Woman Dies After Giving Birth, Couldn’t Get In-Person Prenatal Appointments But Abortion Clinics Were Open

National   Micaiah Bilger   May 14, 2020   |   9:45AM    Washington, DC

The tragic case of a New York mother who died during childbirth is raising questions about whether the coronavirus restrictions may be hurting more lives than they are saving.

On April 21, Amber Rose Isaac, 26, of the Bronx, died shortly after giving birth to her son, Elias, the Washington Examiner reports.

Isaac’s family believes her death was “100% preventable.” Bruce McIntyre, Elias’s father, said Amber could not get an in-person doctor’s appointment because of the pandemic restrictions, and that appointment could have saved her life.

“It’s very hard being in this home and imagining her here with us,” McIntyre told the Guardian. “She never got to even meet him. She never got to see him. And she was just so thrilled about having him.”

McIntyre said Amber had a treatable condition called HELLP syndrome that doctors diagnosed too late. The condition affects the blood and liver and can be life-threatening if not diagnosed and treated quickly, according to the Preeclampsia Foundation.

He said Amber noticed symptoms of the condition in February, but she could not get an in-person appointment. He said all of her prenatal visits were virtual appointments.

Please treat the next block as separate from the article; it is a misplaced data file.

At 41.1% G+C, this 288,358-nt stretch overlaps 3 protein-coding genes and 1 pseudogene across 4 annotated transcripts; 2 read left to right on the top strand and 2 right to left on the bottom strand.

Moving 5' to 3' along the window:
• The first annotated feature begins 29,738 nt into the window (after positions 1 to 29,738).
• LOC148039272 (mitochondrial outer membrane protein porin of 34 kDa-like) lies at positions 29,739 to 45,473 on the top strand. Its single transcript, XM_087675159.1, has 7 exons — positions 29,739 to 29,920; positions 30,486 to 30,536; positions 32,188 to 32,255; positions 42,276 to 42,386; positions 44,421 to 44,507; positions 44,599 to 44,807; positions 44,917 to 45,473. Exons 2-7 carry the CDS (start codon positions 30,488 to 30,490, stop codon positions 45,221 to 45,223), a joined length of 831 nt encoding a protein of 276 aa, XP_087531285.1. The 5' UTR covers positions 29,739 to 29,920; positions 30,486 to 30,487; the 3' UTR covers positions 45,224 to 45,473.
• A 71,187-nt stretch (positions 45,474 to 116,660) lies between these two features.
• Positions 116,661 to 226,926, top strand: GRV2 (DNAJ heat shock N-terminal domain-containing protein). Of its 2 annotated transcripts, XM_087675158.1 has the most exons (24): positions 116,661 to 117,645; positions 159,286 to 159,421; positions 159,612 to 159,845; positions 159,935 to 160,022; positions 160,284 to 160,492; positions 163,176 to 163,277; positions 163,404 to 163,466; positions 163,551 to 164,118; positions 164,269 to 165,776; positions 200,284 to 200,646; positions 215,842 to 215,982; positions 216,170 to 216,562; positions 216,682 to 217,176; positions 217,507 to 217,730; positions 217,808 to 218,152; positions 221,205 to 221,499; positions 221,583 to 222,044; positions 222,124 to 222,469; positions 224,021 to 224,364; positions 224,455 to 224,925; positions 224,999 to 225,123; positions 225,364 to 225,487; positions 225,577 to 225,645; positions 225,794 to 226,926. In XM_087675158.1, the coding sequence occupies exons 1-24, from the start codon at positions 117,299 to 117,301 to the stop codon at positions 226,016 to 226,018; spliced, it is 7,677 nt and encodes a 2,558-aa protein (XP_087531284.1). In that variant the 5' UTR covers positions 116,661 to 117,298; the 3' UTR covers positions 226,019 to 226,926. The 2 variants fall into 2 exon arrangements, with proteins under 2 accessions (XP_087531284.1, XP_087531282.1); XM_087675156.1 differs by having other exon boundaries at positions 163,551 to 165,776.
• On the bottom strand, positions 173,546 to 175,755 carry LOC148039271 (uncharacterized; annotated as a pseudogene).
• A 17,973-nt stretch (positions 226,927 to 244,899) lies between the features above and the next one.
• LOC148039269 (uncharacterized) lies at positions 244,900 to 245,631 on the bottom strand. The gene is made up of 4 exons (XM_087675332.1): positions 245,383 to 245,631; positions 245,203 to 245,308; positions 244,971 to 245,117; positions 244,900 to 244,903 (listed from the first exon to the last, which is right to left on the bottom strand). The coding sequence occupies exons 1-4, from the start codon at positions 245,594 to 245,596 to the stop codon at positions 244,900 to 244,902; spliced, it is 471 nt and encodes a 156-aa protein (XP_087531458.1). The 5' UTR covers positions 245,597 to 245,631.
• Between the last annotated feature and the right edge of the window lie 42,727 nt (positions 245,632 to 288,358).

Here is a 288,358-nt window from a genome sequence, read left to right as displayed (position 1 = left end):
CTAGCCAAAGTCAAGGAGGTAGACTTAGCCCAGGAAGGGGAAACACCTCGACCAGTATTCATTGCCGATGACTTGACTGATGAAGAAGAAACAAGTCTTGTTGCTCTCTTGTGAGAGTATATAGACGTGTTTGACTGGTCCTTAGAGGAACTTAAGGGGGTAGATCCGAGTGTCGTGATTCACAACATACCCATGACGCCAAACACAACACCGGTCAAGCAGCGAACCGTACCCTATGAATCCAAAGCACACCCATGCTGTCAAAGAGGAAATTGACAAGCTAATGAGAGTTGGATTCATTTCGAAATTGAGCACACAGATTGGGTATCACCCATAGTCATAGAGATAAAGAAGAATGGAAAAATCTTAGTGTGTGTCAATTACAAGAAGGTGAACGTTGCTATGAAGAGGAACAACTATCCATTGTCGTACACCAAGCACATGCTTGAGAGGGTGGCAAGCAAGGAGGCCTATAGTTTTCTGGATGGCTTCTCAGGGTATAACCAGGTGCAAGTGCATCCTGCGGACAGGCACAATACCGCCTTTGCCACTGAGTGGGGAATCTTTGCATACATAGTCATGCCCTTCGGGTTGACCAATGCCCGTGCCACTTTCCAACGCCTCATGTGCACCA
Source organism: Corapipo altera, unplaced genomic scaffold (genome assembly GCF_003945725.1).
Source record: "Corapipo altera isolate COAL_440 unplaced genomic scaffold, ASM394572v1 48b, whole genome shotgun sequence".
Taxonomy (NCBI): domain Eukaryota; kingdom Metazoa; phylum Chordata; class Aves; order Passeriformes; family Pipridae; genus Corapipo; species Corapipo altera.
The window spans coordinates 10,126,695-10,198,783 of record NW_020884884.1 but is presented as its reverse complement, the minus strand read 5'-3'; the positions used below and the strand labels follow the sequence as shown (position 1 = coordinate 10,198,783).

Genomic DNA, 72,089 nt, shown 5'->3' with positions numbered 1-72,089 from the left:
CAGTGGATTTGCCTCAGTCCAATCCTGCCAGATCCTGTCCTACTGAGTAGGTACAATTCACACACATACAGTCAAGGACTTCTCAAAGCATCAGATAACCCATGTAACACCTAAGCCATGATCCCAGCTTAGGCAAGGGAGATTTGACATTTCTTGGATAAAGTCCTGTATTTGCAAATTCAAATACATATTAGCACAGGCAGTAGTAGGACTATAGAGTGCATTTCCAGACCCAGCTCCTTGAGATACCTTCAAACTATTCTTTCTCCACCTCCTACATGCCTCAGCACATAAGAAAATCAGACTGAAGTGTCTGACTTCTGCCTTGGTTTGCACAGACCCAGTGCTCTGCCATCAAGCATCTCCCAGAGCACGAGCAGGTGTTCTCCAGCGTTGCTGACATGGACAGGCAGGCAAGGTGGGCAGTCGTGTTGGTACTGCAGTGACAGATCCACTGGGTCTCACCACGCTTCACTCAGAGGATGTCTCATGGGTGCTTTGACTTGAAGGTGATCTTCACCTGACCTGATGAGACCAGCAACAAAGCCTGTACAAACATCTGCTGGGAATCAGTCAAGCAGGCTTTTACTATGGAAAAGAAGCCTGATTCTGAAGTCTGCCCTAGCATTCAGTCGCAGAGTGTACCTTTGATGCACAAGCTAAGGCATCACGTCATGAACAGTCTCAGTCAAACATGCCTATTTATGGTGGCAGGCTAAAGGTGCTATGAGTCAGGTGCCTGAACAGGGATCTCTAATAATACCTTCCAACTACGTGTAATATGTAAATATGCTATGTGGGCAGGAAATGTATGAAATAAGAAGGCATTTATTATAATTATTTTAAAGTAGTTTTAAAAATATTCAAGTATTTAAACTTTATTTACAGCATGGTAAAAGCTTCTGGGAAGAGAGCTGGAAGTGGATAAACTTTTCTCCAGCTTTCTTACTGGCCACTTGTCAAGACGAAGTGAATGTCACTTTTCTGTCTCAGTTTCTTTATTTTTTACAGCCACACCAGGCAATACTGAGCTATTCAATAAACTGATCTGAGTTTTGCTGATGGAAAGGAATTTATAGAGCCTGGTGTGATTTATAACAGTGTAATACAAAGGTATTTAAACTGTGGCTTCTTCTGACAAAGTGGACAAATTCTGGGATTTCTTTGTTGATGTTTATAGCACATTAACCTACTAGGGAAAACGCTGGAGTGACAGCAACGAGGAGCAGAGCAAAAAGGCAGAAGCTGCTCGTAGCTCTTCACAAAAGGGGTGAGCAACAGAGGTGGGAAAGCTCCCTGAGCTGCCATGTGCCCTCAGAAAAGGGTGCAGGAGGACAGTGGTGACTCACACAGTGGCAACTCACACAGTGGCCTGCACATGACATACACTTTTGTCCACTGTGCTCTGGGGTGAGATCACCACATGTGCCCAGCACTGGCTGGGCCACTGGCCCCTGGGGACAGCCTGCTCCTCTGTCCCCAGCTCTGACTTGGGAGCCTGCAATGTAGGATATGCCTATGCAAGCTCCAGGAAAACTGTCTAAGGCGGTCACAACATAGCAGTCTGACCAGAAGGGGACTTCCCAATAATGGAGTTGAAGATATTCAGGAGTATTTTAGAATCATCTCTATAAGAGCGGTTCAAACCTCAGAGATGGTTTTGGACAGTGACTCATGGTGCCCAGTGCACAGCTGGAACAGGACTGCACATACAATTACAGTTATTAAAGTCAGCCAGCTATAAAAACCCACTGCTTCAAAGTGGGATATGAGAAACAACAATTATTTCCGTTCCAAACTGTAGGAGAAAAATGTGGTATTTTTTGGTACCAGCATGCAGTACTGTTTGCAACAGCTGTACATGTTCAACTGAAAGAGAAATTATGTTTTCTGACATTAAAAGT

Once doctors realized that she had HELLP syndrome, they decided to induce her a month early, according to the report. She gave birth to her son on April 21 and died a short time later.

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Here’s more from the Guardian:

Isaac tried to raise the alarm and figure out what was happening, but her medical team at first ignored her calls. When she finally had blood work done and was later admitted to the hospital, she entered scared and alone – neither her mother nor McIntyre was initially allowed to join her.

She died on 21 April, after being induced more than a month early, then rushed into an emergency C-section. The surgeon she had been assigned wasn’t present.

Her family said she died alone in her hospital room because the coronavirus restrictions prevented them from seeing her, the report states. The family set up a GoFundMe page to help pay for funeral expenses.

Dr. Joia Crear-Perry, founder and president of the National Birth Equity Collaborative, told the Guardian that treatment for HELLP usually works when diagnosed early.

“It’s definitely not something that people in the United States generally die from,” Crear-Perry said. “If you are a person who has been receiving prenatal care and people are aware that you have something going on, it’s not a surprise, you’re able to manage it with treatment.”

While women like Amber Isaac are finding it difficult to get basic, potentially life-saving medical care for themselves and their babies, abortion clinics in New York remain open and unrestricted during the health crisis. Somehow, in New York, prenatal care for moms and babies is not considered “essential” health care, but killing an unborn baby in an abortion is.

Recently, medical groups representing more than 30,000 doctors in America emphasized that abortions are not “essential” or “urgent,” and abortion facilities that continue to operate during the pandemic are being “medically irresponsible.”